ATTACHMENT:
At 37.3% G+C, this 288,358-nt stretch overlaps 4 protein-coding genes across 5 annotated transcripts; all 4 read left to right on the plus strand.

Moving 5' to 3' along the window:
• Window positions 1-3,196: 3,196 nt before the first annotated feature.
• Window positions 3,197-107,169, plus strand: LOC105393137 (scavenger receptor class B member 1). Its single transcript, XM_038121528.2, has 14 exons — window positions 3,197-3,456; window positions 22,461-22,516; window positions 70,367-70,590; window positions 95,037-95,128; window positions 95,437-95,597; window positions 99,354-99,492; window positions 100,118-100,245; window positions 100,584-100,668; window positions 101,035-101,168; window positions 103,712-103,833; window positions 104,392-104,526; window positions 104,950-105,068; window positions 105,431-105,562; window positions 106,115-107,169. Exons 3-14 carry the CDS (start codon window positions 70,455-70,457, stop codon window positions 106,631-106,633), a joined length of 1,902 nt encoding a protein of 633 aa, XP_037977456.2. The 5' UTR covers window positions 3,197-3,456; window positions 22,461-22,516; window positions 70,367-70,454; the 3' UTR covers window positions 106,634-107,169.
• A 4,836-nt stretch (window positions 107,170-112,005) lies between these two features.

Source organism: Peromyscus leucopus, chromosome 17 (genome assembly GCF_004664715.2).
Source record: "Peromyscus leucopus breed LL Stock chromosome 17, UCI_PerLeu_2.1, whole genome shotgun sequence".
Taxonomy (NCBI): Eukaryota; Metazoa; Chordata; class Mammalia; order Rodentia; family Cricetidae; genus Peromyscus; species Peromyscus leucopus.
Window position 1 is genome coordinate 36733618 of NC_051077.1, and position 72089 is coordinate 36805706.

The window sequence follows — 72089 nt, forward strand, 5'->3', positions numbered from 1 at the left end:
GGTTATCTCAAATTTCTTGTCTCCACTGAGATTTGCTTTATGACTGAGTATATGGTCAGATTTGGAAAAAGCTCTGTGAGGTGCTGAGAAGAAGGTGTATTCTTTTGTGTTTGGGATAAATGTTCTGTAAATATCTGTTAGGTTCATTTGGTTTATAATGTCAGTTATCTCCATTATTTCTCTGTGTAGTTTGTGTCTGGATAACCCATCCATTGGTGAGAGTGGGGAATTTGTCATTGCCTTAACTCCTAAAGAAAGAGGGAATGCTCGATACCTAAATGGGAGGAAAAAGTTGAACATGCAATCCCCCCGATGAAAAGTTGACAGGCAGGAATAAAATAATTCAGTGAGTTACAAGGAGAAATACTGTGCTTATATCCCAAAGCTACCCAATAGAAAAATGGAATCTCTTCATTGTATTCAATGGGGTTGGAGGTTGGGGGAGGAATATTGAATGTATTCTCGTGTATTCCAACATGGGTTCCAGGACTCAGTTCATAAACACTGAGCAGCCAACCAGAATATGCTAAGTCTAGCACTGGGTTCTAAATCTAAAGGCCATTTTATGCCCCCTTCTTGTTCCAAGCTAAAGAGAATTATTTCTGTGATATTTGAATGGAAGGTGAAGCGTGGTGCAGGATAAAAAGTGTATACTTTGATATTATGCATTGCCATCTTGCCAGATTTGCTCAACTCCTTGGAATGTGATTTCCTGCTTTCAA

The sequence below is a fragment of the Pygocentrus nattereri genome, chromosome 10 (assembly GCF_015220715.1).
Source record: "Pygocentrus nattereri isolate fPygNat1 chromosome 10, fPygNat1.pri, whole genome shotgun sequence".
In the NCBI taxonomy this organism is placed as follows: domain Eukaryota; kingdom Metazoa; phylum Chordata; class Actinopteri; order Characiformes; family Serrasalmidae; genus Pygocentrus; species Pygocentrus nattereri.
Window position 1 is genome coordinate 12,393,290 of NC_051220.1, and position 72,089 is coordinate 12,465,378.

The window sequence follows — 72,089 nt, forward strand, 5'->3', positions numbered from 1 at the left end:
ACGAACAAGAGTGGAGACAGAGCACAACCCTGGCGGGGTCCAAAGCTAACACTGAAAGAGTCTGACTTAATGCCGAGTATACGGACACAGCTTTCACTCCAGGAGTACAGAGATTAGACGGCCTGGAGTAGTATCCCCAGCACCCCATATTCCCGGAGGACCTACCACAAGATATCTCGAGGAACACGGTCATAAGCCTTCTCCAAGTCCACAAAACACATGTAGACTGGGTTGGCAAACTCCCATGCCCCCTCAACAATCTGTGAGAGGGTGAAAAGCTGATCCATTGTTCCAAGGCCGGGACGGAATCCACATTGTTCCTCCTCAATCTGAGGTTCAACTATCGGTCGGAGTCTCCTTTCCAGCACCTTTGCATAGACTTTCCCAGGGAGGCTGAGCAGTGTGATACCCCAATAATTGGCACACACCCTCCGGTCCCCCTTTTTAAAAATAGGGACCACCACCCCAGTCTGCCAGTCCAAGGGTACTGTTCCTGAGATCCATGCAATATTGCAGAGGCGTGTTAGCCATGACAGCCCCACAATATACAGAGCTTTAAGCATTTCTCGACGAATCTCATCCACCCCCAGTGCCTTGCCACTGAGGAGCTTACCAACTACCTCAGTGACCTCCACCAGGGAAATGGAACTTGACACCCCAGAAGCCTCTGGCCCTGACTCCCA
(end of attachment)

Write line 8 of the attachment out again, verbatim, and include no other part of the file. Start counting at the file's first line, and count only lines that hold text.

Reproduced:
Taxonomy (NCBI): Eukaryota; Metazoa; Chordata; class Mammalia; order Rodentia; family Cricetidae; genus Peromyscus; species Peromyscus leucopus.